Focusing on one thing != doing one thing.

    • http://blog.asmartbear.com Jason Cohen

      Exactly right. And often you can kill two birds with one stone. But whenever there’s a choice — and often a choice is forced — you want to know what’s priority #1.

  • http://twitter.com/usabiliTEST Sergey S, CUA

    Focusing on one thing != doing one thing.

  • http://twitter.com/usabiliTEST Sergey S, CUA

    Focusing on one thing != doing one thing.

  • http://twitter.com/usabiliTEST Sergey S, CUA

    Focusing on one thing != doing one thing.

  • http://blog.asmartbear.com Jason Cohen

    Exactly right. I should have made that point too.

  • http://blog.asmartbear.com Jason Cohen

    Exactly right. I should have made that point too.

  • http://blog.asmartbear.com Jason Cohen

    Exactly right. I should have made that point too.

  • http://blog.asmartbear.com Jason Cohen

    Exactly right. I should have made that point too.

  • http://twitter.com/usabiliTEST Sergey S, CUA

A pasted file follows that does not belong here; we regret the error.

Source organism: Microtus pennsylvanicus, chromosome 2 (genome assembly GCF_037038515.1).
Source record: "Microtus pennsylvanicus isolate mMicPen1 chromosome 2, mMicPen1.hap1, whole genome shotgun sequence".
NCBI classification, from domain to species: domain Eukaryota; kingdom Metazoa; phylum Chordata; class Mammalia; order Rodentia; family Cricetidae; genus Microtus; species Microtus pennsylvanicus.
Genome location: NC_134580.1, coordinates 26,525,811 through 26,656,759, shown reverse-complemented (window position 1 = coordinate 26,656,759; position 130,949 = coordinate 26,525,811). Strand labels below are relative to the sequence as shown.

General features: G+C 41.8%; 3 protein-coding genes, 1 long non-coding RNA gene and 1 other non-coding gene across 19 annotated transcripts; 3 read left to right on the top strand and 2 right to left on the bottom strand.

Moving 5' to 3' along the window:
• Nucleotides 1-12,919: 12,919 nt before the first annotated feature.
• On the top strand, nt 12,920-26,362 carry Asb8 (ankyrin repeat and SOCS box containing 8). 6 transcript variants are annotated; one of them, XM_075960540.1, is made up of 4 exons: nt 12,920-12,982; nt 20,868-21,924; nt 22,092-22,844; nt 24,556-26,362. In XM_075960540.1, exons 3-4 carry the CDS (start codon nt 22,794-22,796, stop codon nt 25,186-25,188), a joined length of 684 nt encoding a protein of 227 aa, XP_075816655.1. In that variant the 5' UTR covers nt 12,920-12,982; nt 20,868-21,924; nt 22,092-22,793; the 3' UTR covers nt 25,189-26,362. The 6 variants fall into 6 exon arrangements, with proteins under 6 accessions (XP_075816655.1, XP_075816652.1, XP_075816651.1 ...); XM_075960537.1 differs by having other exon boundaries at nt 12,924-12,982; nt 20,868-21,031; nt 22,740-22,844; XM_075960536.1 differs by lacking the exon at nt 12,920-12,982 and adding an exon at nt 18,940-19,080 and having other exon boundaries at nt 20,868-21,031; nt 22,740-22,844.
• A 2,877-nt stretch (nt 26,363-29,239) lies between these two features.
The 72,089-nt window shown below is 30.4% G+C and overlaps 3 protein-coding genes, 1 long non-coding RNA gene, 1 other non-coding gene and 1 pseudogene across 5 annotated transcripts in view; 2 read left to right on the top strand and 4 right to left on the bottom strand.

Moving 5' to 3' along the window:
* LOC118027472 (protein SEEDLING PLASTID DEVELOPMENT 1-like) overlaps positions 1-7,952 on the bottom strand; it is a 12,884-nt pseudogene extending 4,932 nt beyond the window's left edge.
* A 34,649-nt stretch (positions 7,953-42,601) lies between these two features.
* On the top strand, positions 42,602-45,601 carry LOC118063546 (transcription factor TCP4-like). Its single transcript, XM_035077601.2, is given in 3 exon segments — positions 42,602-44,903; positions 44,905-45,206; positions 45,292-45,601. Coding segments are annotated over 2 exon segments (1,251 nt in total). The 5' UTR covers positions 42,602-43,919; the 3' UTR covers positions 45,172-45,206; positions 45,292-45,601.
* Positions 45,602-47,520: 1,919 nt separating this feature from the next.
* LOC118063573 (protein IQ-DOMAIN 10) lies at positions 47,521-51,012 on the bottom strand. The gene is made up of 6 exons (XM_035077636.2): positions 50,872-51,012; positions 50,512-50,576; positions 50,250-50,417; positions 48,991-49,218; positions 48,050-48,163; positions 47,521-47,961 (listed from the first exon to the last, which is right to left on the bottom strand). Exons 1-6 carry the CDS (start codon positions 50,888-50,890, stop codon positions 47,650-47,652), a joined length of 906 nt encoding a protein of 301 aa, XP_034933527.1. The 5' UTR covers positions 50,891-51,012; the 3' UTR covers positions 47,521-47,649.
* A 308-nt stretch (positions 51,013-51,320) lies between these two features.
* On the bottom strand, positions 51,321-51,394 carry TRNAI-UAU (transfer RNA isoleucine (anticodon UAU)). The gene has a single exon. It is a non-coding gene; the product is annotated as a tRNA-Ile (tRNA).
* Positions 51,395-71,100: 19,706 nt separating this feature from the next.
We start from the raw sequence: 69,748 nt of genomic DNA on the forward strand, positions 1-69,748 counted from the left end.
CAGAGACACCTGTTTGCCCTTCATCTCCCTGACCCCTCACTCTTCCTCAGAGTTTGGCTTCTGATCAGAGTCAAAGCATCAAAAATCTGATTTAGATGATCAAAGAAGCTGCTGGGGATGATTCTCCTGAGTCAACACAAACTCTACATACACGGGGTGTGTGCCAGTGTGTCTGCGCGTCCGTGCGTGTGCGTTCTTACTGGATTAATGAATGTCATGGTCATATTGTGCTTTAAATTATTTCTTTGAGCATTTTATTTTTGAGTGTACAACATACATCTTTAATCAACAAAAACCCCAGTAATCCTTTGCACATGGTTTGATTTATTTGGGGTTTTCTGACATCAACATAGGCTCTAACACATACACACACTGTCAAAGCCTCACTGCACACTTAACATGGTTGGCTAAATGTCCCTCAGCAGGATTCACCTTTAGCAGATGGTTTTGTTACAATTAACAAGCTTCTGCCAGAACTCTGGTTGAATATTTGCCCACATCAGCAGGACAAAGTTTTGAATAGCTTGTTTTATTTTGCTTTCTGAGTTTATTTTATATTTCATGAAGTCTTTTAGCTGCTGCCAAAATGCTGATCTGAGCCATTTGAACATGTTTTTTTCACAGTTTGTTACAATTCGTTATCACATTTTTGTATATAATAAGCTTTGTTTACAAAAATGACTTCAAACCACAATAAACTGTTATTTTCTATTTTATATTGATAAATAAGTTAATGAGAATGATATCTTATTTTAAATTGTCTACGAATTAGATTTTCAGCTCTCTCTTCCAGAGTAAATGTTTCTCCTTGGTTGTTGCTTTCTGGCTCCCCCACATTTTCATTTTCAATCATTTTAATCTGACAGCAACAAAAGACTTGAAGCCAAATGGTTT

Unrelated… Perhaps your “Recent Comments” section should not count Post Author, otherwise looks like you’re the only one commenting on your own article. :) (you can delete this comment)

  • http://20minus.com Thanasis Polychronakis

    That was a pretty enlightening post there Jason! 

    It really gave me a better understanding of the decision making process in the chaos of choices i face as a startup venturer

    Thank you!

  • http://twitter.com/stuckaholic Alex Dogliotti

    That’s exactly the question I needed to listen. What can I do in the next two weeks? I’m usually the one asking those questions, and it’s so easy to forget to ask yourself. Jason, you gave me an idea. Thanks!!

  • http://profiles.google.com/redcort Redcort Software

    This is one of those posts that will have a very long life. Excellent presentation of very important ideas Jason.